Stewie2K: "[Skadoodle and I] didn't have any arguments or bickering or anything like that"
We sat down with SK's new incorporation to the team, Jake 'Stewie2K' Yip, ahead of their decider match against mousesports.
SK had a rough start to DreamHack Masters Marseille after losing to Ninjas in Pyjamas, but were able to get back on track with a very solid showing against Valiance. Now, the American team will have to face MOUZ for survival in the tournament in their group's decider match.
In the interview, Jake "Stewie2K" Yip wanted to clear out the air about the clashes he had with Tyler "Skadoodle" Latham, and touched on joining a team changing the language they communicate in, the adaptation to SK's structured style, and how the movements in Cloud9 and SK went down, among other topics.
How has the preparation gone for you guys, especially to get the new roster going?
Personally, from my perspective, I feel like we've only been a team for like three weeks, and three weeks seems like a long time but since I'm joining a team with four Brazilians whose first language isn't English, it's kind of hard to progress as fast. I think with the level of the players on the team we're still pretty skilled and we can be a pretty feared team, but right now the thing that hurts us the most is that we can't find our confidence. Once we get the ball rolling and teams start to fear us, it's going to be much scarier for them.
So getting the ball rolling definitely seems like it may be a bit hard because of the communication, right? They've always spoken Portuguese and bringing in a North American shakes that up. How has that gone, adapting the communication, are there still moments when some players speak Portuguese, and then there's also English thrown in the mix?
Yeah, it's kind of hard at the beginning because FalleN and fer speak English the most fluently, and they speak the most to me in-game, but cold has to think in Portuguese and then speak in English when he's in-game. I know he has a lot of good ideas, and I expect him to direct me a lot more, especially in mid-round situations, but since his communication's not as good in English yet I think he's a bit scared to tell me what to do because he can't say exactly what's on his mind perfectly. I think over time he'll fix and adapt it. As for boltz, I think his communication is a bit worse in English, but as long as he has the basics down I think we'll be OK.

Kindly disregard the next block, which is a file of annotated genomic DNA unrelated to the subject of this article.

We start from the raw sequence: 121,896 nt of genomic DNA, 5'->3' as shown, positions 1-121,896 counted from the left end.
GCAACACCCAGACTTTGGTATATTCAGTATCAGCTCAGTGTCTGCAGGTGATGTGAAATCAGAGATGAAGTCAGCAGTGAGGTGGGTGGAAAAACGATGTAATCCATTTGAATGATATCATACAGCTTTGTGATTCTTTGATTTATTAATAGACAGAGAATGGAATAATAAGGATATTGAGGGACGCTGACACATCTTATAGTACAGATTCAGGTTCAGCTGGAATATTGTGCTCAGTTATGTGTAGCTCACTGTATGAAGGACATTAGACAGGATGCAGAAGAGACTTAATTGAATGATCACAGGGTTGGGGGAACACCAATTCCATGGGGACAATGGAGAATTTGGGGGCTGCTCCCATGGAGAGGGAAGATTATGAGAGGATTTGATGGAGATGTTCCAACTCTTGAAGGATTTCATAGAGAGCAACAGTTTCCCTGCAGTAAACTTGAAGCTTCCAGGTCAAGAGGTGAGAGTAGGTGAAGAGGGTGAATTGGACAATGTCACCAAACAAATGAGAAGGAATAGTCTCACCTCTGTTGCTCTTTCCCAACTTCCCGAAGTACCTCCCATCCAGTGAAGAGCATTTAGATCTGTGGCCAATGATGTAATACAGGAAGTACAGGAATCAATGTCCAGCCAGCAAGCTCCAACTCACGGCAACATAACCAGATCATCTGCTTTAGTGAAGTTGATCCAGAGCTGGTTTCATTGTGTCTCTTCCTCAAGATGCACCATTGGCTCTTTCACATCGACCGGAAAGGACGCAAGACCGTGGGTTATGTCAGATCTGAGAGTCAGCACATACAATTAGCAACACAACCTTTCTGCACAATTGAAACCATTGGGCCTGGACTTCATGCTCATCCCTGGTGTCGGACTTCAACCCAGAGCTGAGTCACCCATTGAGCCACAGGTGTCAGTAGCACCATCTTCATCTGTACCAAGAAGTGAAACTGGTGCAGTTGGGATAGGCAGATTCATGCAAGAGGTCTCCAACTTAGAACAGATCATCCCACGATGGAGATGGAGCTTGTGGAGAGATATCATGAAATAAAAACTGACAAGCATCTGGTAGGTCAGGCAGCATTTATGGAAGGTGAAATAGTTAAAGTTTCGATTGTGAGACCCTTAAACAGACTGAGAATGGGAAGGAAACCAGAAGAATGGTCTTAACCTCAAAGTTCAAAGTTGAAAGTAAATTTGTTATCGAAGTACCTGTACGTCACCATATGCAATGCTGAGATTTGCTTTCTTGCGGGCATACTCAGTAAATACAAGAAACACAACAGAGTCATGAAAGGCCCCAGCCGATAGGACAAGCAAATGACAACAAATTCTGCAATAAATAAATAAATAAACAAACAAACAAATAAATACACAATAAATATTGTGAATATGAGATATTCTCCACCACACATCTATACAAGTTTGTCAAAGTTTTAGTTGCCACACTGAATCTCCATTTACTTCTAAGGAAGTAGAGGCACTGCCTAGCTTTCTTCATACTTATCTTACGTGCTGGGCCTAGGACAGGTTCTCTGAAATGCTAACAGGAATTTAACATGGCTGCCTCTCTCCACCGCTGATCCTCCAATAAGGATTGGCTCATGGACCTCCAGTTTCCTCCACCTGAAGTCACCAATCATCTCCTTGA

How was the time on C9, you guys won a Major which was a bit unexpected and the biggest achievement in North American CS, but that then faded pretty quickly. What happened?
A lot of people keep asking why I left after we just won a Major, but when we won the Major we were very confident and playing without fear. We could feel the fear our opponents had, but after the Major, in my own head, I knew everyone would say it's a fluke. I wanted to prove a lot of people wrong so I played a lot of CS during the off-week, and I was very drained, but I eventually realized it was a hurdle I had to get over. I wanted to win summit which was the next tournament, but when we were playing there it just felt like we were going through the motions.
At the time I think Ska was pretty burnt out from CS and his communication was at an all-time low and far from the high standard he had set at the Major. When he was demotivated after the Major it caused some frustration for me, because he wasn't meeting the high expectations he had set before. At the time the team environment wasn't the best and it seemed like we were playing not to lose instead of playing to win, so adding FNS now benefits them because they have a good relationship with him from the past and there are good vibes running in the team. Also, after a break, I'm sure Tyler [Skadoodle] is back in form. We didn't have any arguments or bickering or anything like that, it was really just performance issues which were frustrating and causing a bad environment at the time.
When we went to Kiev for StarSeries we tried to get everything going again, but Ska's communication wasn't really on point there and that's when everyone started to accept that at that point we were just going downhill. Communication was low, there were several problems we didn't have time to address with tournaments going on, so we just had to go with the flow.
So when did you get the offer to join SK? Because the timeline was that Skadoodle was going to leave, but then you left and they kept him, right?
Yeah, that's how it went. I got the offer when I was at WESG. Once we got eliminated fer messaged me asking if I wanted to join. At first I wasn't sure if it was a serious offer, but he said it was pretty serious. I had to think about it, and he wanted autimatic to join as well. They wanted the duo. Tim had to think about it as well, but in the end, he said that he enjoyed playing with C9 a lot and loves being around the guys in that team, and he said that if I do decide to go without him that he encourages it and that there's no bad blood.